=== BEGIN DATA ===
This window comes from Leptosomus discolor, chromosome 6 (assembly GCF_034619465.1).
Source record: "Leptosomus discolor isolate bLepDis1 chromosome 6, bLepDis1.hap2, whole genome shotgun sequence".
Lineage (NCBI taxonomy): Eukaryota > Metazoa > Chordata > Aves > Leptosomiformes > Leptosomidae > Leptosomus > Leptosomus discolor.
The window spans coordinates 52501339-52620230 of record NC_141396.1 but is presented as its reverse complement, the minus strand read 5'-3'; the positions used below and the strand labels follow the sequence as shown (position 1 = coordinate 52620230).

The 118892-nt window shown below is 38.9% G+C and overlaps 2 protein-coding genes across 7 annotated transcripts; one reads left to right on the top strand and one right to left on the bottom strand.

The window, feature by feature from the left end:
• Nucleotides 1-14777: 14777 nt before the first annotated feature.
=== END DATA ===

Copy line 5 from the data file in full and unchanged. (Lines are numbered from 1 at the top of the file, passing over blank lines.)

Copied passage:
The 118892-nt window shown below is 38.9% G+C and overlaps 2 protein-coding genes across 7 annotated transcripts; one reads left to right on the top strand and one right to left on the bottom strand.